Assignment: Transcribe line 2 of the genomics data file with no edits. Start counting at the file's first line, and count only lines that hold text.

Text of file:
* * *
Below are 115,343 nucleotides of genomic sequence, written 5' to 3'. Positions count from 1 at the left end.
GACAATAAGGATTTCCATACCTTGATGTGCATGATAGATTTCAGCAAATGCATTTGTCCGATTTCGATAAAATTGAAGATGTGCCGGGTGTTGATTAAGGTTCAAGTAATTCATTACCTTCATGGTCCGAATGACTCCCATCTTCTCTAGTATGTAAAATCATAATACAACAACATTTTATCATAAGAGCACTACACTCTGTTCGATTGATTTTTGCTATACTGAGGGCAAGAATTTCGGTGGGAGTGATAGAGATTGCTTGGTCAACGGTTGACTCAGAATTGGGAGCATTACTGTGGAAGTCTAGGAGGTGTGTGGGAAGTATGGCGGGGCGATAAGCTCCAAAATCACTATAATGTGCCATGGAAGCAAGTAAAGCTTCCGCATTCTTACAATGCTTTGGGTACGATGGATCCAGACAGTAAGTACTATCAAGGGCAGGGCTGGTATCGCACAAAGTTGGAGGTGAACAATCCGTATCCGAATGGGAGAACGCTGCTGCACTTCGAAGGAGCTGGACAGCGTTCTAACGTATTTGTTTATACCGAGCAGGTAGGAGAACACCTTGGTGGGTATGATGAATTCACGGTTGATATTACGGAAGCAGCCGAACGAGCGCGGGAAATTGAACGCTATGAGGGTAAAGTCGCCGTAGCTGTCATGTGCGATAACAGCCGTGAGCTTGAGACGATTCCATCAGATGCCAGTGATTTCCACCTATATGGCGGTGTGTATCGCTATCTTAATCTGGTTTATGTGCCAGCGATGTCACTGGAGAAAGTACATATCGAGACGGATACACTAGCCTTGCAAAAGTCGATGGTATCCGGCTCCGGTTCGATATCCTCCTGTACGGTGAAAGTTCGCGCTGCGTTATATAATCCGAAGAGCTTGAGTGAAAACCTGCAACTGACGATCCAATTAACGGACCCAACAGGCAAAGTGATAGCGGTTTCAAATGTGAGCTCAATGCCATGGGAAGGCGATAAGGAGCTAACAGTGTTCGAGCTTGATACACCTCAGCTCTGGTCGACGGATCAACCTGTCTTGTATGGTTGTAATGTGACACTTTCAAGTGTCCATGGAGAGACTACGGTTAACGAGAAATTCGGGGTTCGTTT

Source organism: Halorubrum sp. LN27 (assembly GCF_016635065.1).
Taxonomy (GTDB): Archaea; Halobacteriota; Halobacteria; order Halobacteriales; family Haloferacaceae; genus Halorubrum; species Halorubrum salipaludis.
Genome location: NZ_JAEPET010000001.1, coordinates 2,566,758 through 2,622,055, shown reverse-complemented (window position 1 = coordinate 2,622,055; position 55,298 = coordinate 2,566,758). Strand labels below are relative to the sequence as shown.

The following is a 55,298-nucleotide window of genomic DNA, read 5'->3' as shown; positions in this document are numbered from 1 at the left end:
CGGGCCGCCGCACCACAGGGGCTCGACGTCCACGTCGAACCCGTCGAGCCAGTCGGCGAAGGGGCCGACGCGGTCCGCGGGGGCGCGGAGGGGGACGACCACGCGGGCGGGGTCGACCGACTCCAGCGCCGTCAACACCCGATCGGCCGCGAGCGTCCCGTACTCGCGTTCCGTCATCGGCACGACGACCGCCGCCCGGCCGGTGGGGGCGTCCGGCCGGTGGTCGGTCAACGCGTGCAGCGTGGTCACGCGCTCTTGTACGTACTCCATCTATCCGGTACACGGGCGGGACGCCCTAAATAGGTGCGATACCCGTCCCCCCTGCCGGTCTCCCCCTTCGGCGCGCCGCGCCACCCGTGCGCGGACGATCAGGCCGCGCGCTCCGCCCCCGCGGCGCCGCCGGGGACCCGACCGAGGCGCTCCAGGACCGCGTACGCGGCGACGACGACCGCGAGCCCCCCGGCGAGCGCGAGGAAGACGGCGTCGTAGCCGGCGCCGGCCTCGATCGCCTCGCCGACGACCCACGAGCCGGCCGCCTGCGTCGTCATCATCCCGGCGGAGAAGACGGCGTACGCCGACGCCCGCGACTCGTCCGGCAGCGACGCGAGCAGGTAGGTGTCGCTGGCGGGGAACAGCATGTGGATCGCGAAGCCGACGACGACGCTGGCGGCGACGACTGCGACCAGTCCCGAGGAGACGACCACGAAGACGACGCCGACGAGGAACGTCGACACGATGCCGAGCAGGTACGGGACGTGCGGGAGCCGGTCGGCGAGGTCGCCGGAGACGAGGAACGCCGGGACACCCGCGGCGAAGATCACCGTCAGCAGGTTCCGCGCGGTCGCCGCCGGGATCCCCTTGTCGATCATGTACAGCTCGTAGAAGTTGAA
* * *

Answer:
GACAATAAGGATTTCCATACCTTGATGTGCATGATAGATTTCAGCAAATGCATTTGTCCGATTTCGATAAAATTGAAGATGTGCCGGGTGTTGATTAAGGTTCAAGTAATTCATTACCTTCATGGTCCGAATGACTCCCATCTTCTCTAGTATGTAAAATCATAATACAACAACATTTTATCATAAGAGCACTACACTCTGTTCGATTGATTTTTGCTATACTGAGGGCAAGAATTTCGGTGGGAGTGATAGAGATTGCTTGGTCAACGGTTGACTCAGAATTGGGAGCATTACTGTGGAAGTCTAGGAGGTGTGTGGGAAGTATGGCGGGGCGATAAGCTCCAAAATCACTATAATGTGCCATGGAAGCAAGTAAAGCTTCCGCATTCTTACAATGCTTTGGGTACGATGGATCCAGACAGTAAGTACTATCAAGGGCAGGGCTGGTATCGCACAAAGTTGGAGGTGAACAATCCGTATCCGAATGGGAGAACGCTGCTGCACTTCGAAGGAGCTGGACAGCGTTCTAACGTATTTGTTTATACCGAGCAGGTAGGAGAACACCTTGGTGGGTATGATGAATTCACGGTTGATATTACGGAAGCAGCCGAACGAGCGCGGGAAATTGAACGCTATGAGGGTAAAGTCGCCGTAGCTGTCATGTGCGATAACAGCCGTGAGCTTGAGACGATTCCATCAGATGCCAGTGATTTCCACCTATATGGCGGTGTGTATCGCTATCTTAATCTGGTTTATGTGCCAGCGATGTCACTGGAGAAAGTACATATCGAGACGGATACACTAGCCTTGCAAAAGTCGATGGTATCCGGCTCCGGTTCGATATCCTCCTGTACGGTGAAAGTTCGCGCTGCGTTATATAATCCGAAGAGCTTGAGTGAAAACCTGCAACTGACGATCCAATTAACGGACCCAACAGGCAAAGTGATAGCGGTTTCAAATGTGAGCTCAATGCCATGGGAAGGCGATAAGGAGCTAACAGTGTTCGAGCTTGATACACCTCAGCTCTGGTCGACGGATCAACCTGTCTTGTATGGTTGTAATGTGACACTTTCAAGTGTCCATGGAGAGACTACGGTTAACGAGAAATTCGGGGTTCGTTT